Trinh said he learnt the art from his grandfather while he was in secondary school. He developed a passion for it and at 17, stopped his education to focus on pottery. His love for the craft has been challenged during difficult times, especially on seeing other artisans in the village do well after quitting the profession. But he has never been able to leave it.
"Everytime I feel regretful or worry about my future, I encourage myself to keep my ancestor's craft alive."
His passion for pottery received much encouragement from an American couple Louis Cost and Leedom Lefferts who traveled from Washington to visit his house in 2007 to show him a picture of a vase displayed in a museum in the US.
"They wanted to find out the origin of the vase, so after visiting many villages, they stopped at my house, and after comparing it with my work, concluded that it was indeed produced at My Thien in the past."
The couple, experts from the Freer Gallery of Art and Arthur M.Sackler Gallery, told the Vietnamese potter that the vase was very precious and represented My Thien pottery with bright color, durability and delicate decoration.
The American couple also helped Trinh financially to rebuild his kiln after it was struck by a hurricane in 2009, leaving him empty handed.
"In such a situation, they helped me not just with money but also their understanding and sentiments, because they know that I have no other desire than to keep the craft going."
But it is a struggle. Trinh and his father are trying hard. The father, despite his age, makes pottery to sell at the local market on his
own, whereas the son pursues senior leaders for support and attempts to teach the younger generation.
Since their work also generates complaints from the neighbors because of the heavy smoke from the kiln, especially during the rainy season, Trinh wishes to move to another place where there is a sustainable supply of clay and he can completely devote himself to the craft and gather other artisans to work together with freedom, as in the past.
Early this year, My Thien was listed among 10 handicraft villages in the province that are expected to receive appropriate policy and material support to promote their crafts.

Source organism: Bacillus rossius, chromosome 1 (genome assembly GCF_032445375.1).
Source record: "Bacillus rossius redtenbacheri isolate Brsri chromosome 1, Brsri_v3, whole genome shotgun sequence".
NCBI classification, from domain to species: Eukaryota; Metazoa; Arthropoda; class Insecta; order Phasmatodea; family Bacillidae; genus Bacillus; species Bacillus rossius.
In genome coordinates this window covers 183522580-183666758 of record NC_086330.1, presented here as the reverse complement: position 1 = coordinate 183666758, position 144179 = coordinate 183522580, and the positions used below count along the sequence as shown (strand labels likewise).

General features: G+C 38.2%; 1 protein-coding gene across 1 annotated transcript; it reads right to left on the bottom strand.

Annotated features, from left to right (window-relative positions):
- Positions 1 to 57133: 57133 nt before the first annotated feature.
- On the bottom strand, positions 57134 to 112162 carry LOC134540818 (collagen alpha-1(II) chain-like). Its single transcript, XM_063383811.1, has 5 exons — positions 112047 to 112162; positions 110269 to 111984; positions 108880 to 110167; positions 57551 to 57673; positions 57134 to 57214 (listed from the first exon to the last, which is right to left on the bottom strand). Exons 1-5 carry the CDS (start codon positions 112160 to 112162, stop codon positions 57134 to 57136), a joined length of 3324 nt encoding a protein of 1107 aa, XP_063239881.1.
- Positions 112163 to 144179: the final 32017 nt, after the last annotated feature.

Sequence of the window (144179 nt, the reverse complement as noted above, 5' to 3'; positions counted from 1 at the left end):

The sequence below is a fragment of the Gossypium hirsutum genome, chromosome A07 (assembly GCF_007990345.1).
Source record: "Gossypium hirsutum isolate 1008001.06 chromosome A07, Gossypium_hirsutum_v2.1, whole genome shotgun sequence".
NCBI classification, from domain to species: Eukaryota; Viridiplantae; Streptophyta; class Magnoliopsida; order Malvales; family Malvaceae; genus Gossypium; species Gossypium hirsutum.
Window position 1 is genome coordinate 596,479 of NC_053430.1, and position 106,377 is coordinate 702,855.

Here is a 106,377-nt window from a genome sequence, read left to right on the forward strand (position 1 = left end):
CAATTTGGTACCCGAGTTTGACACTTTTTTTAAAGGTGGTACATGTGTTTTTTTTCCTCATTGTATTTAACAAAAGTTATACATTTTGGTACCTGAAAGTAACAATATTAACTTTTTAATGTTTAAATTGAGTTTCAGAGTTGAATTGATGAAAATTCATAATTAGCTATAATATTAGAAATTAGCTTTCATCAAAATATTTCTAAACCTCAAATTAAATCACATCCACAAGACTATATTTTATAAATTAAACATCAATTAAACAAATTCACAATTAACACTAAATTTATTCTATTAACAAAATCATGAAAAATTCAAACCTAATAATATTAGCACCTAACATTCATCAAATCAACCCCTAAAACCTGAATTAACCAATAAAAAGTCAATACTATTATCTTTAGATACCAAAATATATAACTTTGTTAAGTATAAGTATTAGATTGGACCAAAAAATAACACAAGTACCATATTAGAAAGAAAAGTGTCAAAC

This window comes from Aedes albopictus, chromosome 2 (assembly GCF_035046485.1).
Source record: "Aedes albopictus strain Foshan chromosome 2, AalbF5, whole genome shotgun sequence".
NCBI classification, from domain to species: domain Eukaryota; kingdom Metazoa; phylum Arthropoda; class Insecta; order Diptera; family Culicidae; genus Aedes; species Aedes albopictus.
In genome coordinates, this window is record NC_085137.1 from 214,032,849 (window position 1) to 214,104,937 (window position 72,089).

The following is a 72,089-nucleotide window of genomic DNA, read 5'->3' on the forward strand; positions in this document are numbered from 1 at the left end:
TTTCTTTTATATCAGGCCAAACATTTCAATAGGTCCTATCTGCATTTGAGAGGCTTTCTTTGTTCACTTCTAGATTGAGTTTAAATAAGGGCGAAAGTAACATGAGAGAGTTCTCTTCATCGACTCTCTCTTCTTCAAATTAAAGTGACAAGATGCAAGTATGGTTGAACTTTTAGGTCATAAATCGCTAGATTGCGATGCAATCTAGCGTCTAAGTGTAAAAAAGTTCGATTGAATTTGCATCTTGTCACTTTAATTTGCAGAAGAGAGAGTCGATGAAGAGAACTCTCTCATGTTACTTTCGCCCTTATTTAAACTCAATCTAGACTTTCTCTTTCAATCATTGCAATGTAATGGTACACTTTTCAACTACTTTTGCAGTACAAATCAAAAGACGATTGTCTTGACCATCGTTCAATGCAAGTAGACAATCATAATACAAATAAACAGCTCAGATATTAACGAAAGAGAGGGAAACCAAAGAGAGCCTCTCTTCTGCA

Phan Dinh Do, director of the provincial museum, said: "We have petitioned the local government for policies to restore the village and its traditional business, especially since only artisan Trinh is left now."
A few months ago, the museum held an exhibition on My Thien pottery. At the museum, Trinh had a chance to talk with Cao Khoa, chairman of the provincial People's Committee, who promised that he would ask the district to allocate land for potters to pursue their craft.
"What I long for more is support from the province to restore the art, and I am more than willing to teach the young generations the art of glazing and making terra-cotta products," Trinh said.
However, he said it was not easy to provide training or retraining because most of the artisans are either too old or have passed away.
In 2011, he taught the shaping technique on traditional wheels to female villagers, but the class only lasted one and a half months because the district lacked funds to keep it going. Also, Trinh said, even if his students were to master the skill, they have no opportunity to use them.
For now, Trinh takes solace from the fact that people do not call his products Dang Van Trinh ceramics, but My Thien ceramics.
"Though it is tough to work alone, I am so glad that my village's name still has its own place in the handicraft market."